IPA Finds Optimism Amid Retail Weakness

Year-end retail sales could top 2019's, according to Institutional Property Advisors.
Image by Arturo Rey via unsplash.com

Despite the spotty return of shoppers to nonessential stores, brick-and-mortar retailers have several reasons to hope for strong holiday sales, according to a new fourth-quarter report from Institutional Property Advisors.


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Numerous store closings and the ongoing shift toward online shopping continue to reshape brick-and-mortar retail, according to IPA’s special report, Beyond the Global Health Crisis: Retail.

Malls have long been struggling to maintain occupancy levels, and the health crisis only accelerated the trend, according to the report, which also notes that older malls remain more vulnerable.

Nonstore retailers saw a 22 percent increase in retail sales from February to September, “and a significant portion of that shift could be retained after the pandemic is over,” according to IPA’s study.

The return of shoppers to nonessential retailers has been uneven, the report notes, and that has been driven in large part by variations in state-level restrictions. Apparel, fitness, leisure, spa/beauty and casual dining establishments in particular have been mostly closed, because of shelter-in-place orders. States with more severe restrictions, such as California and New York, are lagging at recouping retail foot traffic.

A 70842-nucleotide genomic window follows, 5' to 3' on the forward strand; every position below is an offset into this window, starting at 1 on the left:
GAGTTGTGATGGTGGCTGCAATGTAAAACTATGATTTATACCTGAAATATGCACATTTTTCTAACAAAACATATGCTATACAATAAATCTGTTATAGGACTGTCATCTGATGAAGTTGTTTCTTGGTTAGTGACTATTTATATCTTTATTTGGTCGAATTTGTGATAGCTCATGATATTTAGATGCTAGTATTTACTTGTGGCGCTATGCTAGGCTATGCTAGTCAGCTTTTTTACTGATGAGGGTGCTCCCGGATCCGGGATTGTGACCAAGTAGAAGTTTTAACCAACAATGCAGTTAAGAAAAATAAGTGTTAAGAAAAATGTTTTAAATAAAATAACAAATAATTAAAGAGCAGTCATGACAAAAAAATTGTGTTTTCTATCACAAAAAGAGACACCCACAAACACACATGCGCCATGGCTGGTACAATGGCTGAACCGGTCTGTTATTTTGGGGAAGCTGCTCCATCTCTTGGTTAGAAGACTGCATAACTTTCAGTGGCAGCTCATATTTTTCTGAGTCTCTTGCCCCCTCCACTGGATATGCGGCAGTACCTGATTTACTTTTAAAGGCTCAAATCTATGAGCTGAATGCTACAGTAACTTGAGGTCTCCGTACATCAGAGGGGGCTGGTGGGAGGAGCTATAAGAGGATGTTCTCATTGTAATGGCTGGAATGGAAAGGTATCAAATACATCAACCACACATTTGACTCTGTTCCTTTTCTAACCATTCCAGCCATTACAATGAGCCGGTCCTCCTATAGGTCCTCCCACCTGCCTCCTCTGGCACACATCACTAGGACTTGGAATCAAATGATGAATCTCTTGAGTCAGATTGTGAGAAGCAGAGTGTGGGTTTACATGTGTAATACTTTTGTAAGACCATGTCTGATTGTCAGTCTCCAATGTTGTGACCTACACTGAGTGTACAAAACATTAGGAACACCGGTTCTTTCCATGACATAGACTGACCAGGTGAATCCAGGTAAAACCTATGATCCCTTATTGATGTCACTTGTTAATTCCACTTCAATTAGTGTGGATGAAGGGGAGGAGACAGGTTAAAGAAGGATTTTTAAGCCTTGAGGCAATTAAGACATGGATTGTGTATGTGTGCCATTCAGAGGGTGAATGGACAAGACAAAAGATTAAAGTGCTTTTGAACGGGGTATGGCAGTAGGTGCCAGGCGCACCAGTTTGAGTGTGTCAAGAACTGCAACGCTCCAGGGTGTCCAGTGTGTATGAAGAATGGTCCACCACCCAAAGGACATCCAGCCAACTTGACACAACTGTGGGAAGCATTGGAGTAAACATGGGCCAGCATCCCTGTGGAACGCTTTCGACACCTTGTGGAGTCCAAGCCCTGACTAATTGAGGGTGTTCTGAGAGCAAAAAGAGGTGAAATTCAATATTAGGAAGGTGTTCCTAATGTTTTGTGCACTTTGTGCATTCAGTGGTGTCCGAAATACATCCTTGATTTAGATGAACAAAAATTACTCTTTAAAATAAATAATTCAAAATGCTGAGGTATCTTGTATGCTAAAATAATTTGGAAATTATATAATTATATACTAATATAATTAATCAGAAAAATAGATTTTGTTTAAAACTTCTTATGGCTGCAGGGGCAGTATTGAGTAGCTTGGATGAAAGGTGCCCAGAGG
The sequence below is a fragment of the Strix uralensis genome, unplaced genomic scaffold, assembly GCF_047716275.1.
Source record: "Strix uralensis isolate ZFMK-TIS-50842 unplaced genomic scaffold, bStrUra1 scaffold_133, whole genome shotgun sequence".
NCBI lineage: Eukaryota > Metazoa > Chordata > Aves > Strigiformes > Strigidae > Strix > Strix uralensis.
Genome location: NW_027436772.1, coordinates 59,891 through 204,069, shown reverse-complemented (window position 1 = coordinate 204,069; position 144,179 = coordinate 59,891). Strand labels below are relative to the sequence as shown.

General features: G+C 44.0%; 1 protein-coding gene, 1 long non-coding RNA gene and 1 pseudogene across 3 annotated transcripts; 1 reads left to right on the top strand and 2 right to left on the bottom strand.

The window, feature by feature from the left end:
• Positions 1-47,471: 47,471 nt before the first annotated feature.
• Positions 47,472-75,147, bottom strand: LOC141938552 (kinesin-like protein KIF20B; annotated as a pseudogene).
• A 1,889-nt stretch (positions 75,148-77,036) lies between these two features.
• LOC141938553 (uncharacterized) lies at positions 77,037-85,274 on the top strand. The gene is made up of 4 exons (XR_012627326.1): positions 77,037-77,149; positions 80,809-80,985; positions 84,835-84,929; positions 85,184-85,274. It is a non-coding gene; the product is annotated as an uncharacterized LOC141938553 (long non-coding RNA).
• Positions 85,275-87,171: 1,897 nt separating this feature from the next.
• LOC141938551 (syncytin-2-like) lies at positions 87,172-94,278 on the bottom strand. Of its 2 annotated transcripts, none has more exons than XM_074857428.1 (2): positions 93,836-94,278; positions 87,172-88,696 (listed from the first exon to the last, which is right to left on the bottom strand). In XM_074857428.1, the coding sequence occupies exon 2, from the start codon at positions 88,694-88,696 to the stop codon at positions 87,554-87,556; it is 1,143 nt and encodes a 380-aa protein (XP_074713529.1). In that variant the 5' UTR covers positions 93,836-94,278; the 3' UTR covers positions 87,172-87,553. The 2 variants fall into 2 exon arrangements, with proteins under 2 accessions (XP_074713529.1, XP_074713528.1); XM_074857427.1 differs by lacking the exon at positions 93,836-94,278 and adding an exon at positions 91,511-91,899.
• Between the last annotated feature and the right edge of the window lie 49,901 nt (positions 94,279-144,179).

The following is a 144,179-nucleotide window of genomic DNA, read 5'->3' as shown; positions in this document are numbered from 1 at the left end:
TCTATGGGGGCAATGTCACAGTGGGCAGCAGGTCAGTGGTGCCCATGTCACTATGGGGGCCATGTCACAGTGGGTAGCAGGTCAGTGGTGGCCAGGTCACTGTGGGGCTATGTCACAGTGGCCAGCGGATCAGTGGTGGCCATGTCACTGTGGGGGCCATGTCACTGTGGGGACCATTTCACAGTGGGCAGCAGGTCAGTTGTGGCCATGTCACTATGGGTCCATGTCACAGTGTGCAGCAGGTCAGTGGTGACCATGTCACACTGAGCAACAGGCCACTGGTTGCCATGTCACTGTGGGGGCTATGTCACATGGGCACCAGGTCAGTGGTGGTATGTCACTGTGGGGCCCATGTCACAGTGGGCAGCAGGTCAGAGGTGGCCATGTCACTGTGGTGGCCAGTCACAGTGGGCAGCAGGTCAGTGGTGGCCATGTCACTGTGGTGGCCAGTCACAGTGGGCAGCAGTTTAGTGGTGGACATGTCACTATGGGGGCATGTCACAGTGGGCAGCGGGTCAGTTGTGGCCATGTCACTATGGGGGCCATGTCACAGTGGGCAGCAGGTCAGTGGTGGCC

In contrast, IPA says, “Less densely populated areas tend to be further along, while the Sun Belt as a whole is outperforming.”

In some states, other factors too are in play. Though Florida has some of the most relaxed restrictions, “the state’s older population is shying away from nonessential retailers,” IPA observes.

Happier holidays?

Despite higher unemployment now than in 2019, IPA says, there’s reason to believe that upcoming holiday season retail sales could top last year’s.

One factor is that after the election, “a deal to inject a new round of stimulus could move forward without political entanglements … a new round of checks sent to all Americans could provide a boost for retailers.” Similarly, a bipartisan effort to resume unemployment benefits, perhaps retroactively, would also put cash into the hands of consumers who are looking for jobs or waiting for their former positions to return.

In addition, a paucity of travel and entertainment options could encourage people to shop more. “If these factors come together, holiday sales could outpace the 4 percent growth recorded last year,” IPA suggests.

Read the full report by Institutional Property Advisors.